From the Editor

The last issue of Kesher caused some controversy with the publication of "Competing Trends In Messianic Judaism: The Debate Over Evangelicalism," by Gabriela Reason. As Editor-in-Chief, I feel that it is necessary to clarify the position of Kesher concerning this article. The author, Gabriela Reason, does not represent any constituency within the Messianic movement; neither is the publication of the article intended to exalt the UMJC over the MJAA or vice-versa. In fact, Reason makes critical and supportive statements of trends in both the UMJC and MJAA. Furthermore, Kesher's publication of this article does not reflect an endorsement of Reason's conclusions. As stated in the previous issue of Kesher, "The views expressed in Kesher do not necessarily represent the official position of the Union of Messianic Jewish Congregations."

It was the hope of Kesher that this article would stimulate discussion. We are thankful that the article brought about fruitful dialogue and response over the past six months. In the current issue, Kesher publishes a portion of Reason's article and offers a wide variety of responses from the UMJC, MJAA, and the mainstream Jewish community.

Reason's article and the responses provide perspective on pertinent issues facing the Messianic movement and point a way forward as Messianic Jews negotiate life in the midst of Jewish and Christian com­munities. Messianic Jews must learn to deal with numerous points of tension that exist between modern Jewish Messianism and contemporary Evangelicalism. Two tendencies for dealing with this discontinuity exist within the Messianic Movement:

  1. Adherence to the ethos and culture of Evangelicalism, including a reticence to develop indigenous, local Messianic Jewish theologies. Evangelical theolo­gy is upheld, and Jewish life consistent with Evangelical values is embraced.
  2. A critical engagement with Evangelicalism that appreciates its ongoing contribution. Value is placed on a broader spectrum of Christian traditions, while mainstream Jewish practice, theology, and spirituality are integrated in far-reaching ways.

This issue of Kesher includes additional articles and book reviews. Deborah Kaplan and Elliot Klayman explore the two most popular Messianic figures of the last four centuries. Both Shabbetai Zevi and the Lubavitcher Rebbe have been heralded as messiah by many Jews in the modern era and continue to impact the Jewish community.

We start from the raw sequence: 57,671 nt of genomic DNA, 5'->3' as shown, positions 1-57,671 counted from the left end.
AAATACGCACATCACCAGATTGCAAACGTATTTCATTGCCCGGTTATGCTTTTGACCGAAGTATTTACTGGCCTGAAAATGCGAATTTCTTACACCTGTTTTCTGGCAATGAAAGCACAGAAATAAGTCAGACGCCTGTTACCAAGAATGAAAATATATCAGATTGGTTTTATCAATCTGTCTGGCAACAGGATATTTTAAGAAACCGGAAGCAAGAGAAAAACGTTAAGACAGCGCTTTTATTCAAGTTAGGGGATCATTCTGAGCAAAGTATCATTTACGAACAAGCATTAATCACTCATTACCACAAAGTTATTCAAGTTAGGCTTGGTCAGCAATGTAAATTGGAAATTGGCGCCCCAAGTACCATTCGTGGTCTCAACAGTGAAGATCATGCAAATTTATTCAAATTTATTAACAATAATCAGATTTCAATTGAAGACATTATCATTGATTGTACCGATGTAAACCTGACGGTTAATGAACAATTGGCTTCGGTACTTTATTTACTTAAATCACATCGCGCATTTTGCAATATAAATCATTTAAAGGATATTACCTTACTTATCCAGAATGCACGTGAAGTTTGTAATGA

Two of the books reviewed are Messianic Judaism Is Not Christianity by Stan Telchin, and Judaism Is Not Jewish by Baruch Maoz. Russ Resnick and Mark Kinzer challenge these recent critiques of the Messianic move­ment. Representing a vocal minority within the Jewish missions commu­nity, Telchin and Maoz are concerned with a shift in thinking and practice of some Messianic leaders and congregations. In general, this shift reflects a development from Hebrew Christian to Messianic Jewish forms of wor­ship, theology, and practice.

The editorial team of Kesher is committed to providing you with a unique journal experience that offers critical engagement and insightful analysis of a wide variety of issues. In this issue, a comprehensive index of Kesher (volumes 1-18) illustrates the ways Kesher has been a great resource for the Messianic movement over the last decade. During its exis­tence, Kesher has represented diverse views within the UMJC and the wider Messianic movement, while maintaining ongoing dialogue and pos­itive relationships with the wider Jewish and Christian worlds.

It is our hope that you will continue to subscribe and financially sup­port the ongoing publication of Kesher. Please find a subscription form on the following page.

Andrew Sparks

Editor-in-Chief Kesher

Andrew Sparks (M.DIV., Westminster Theological Seminary, S.T.M., Yale University) leads Congregation Avodat Yisrael of Philadelphia, PA, serves as Executive Director of Messiah Now and is Editor-in-Chief of Kesher.

MJTI School of Jewish Studies
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